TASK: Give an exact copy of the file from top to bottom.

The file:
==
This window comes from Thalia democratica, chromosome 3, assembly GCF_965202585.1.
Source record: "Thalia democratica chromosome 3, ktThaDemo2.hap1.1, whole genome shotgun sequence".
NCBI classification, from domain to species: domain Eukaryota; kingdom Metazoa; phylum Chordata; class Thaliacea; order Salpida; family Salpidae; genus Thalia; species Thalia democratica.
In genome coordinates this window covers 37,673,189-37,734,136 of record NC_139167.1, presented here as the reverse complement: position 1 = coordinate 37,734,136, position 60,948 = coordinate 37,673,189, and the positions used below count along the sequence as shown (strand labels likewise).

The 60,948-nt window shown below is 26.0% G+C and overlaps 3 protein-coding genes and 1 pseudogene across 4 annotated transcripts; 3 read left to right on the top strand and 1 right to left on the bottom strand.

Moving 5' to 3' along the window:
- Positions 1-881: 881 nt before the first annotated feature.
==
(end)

This window comes from Thalia democratica, chromosome 3, assembly GCF_965202585.1.
Source record: "Thalia democratica chromosome 3, ktThaDemo2.hap1.1, whole genome shotgun sequence".
NCBI classification, from domain to species: domain Eukaryota; kingdom Metazoa; phylum Chordata; class Thaliacea; order Salpida; family Salpidae; genus Thalia; species Thalia democratica.
In genome coordinates this window covers 37,673,189-37,734,136 of record NC_139167.1, presented here as the reverse complement: position 1 = coordinate 37,734,136, position 60,948 = coordinate 37,673,189, and the positions used below count along the sequence as shown (strand labels likewise).

The 60,948-nt window shown below is 26.0% G+C and overlaps 3 protein-coding genes and 1 pseudogene across 4 annotated transcripts; 3 read left to right on the top strand and 1 right to left on the bottom strand.

Moving 5' to 3' along the window:
- Positions 1-881: 881 nt before the first annotated feature.